The leader of North Africa's al-Qaida branch offered training and weapons to Nigeria's Muslims to fight the Christians there following an outbreak of sectarian violence.
Abdelmalek Droukdel, leader of al-Qaida in the Islamic Maghreb, in a statement posted on an Islamic Web site Monday, accused the Nigeria's Christians of killing hundreds of Muslims in a "Crusader war."
Droukdel promised to train Muslim youths, supply them with weapons and equipment.
"We are ready to train your sons on using weapons, support them with men, weapons, ammunition and equipment to enable them defend themselves," he said, exhorting Nigerians to "push your sons into the fields of jihad to become the fighting vanguard in defense of the Muslims' blood and honor."
Violence between Christians and Muslims in central Nigeria left 326 people dead late last month, but Droukdel, also known as Abu Musab Abdul-Wadud, maintained that over 500 innocent Muslims were killed.
He criticized Western and Arab media for portraying the events in Nigeria as sectarian, tribal or economic but "it is a clear massacre against Muslims only."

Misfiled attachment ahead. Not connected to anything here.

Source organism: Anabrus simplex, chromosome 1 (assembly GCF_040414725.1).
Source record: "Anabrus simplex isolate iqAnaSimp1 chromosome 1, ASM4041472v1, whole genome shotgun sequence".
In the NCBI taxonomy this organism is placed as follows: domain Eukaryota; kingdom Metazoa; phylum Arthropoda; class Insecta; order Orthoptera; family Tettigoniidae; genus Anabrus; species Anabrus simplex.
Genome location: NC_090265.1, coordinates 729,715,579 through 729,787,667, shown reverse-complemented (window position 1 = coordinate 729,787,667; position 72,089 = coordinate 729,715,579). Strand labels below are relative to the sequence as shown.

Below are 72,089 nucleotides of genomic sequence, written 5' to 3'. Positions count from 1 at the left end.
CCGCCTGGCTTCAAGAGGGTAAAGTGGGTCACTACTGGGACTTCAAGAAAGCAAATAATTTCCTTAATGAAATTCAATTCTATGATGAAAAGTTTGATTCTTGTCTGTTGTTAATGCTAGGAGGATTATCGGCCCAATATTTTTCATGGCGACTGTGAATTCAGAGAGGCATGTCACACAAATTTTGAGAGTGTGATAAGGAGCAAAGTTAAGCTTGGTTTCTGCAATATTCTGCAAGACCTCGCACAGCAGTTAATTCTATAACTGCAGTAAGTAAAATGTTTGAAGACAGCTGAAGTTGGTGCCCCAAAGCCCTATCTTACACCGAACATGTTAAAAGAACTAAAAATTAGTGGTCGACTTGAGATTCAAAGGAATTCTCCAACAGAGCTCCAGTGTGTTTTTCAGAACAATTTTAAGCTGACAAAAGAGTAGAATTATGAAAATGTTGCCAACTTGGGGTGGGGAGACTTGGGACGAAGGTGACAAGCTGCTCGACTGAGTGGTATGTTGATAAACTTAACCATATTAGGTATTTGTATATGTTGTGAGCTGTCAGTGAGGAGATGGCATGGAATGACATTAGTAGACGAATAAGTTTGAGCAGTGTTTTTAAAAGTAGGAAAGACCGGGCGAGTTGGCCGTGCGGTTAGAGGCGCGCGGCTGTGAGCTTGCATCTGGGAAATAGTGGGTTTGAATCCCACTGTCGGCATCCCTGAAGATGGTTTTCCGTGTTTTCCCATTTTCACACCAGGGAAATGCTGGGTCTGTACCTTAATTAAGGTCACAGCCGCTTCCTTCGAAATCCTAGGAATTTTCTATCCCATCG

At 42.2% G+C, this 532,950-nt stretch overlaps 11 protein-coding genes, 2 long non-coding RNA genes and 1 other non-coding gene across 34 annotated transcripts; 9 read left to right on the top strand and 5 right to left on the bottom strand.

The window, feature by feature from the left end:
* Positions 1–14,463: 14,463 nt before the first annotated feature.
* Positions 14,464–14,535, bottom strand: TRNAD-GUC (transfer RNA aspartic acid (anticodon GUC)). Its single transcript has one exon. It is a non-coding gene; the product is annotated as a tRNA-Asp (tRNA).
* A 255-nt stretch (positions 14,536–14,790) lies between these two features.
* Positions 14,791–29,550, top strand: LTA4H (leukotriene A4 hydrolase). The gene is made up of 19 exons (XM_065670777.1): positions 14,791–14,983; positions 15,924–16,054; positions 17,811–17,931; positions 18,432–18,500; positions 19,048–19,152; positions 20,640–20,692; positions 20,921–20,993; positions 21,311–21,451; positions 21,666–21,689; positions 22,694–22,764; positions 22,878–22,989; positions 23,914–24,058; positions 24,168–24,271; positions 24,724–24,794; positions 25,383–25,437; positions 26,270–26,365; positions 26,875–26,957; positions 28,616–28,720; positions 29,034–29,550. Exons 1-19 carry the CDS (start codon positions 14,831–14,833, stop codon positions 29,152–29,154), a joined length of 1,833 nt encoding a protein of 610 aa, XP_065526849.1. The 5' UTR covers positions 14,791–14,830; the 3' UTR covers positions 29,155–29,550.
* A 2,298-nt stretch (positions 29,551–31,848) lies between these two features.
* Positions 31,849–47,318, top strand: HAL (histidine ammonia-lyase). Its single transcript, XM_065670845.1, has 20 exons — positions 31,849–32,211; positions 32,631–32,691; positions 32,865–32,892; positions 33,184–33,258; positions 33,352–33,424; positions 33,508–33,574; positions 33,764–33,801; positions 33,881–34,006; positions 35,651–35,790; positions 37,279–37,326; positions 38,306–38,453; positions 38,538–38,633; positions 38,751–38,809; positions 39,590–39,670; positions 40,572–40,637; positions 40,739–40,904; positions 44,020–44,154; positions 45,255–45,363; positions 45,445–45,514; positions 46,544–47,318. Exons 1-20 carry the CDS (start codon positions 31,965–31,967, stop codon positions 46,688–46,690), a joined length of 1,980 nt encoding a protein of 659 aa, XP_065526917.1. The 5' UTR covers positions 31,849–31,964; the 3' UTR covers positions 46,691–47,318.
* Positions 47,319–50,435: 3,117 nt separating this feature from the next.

Droukdel told Nigerian Muslims that "the only way to get end these continued massacres and to restore your rights ... is to prepare yourselves for the holy war and the best example for you is your brothers in Somalia who confront the Ethiopian Crusaders."
Sectarian violence in this central region of Nigeria has left thousands dead over the past decade. The latest outbreak came despite the Nigerian government's efforts to quell religious extremism in the West African country.
There are conflicting accounts about what unleashed the recent bloodshed. According to a state police commissioner, skirmishes began after Muslim youths set a Christian church ablaze, but Muslim leaders denied that.
Muslims say it began with an argument over the rebuilding of a Muslim home in a predominantly Christian neighborhood that had been destroyed in November 2008.
Al-Qaida in North Africa, which holds French hostage Pierre Camatte for more than two months, demanded the release of four of its members arrested by Mali several months ago, in exchange for his release.
The group operates mainly in Algeria, but has ranged widely across the vast Sahara desert to carry out operations in Mali, Mauritania and elsewhere.
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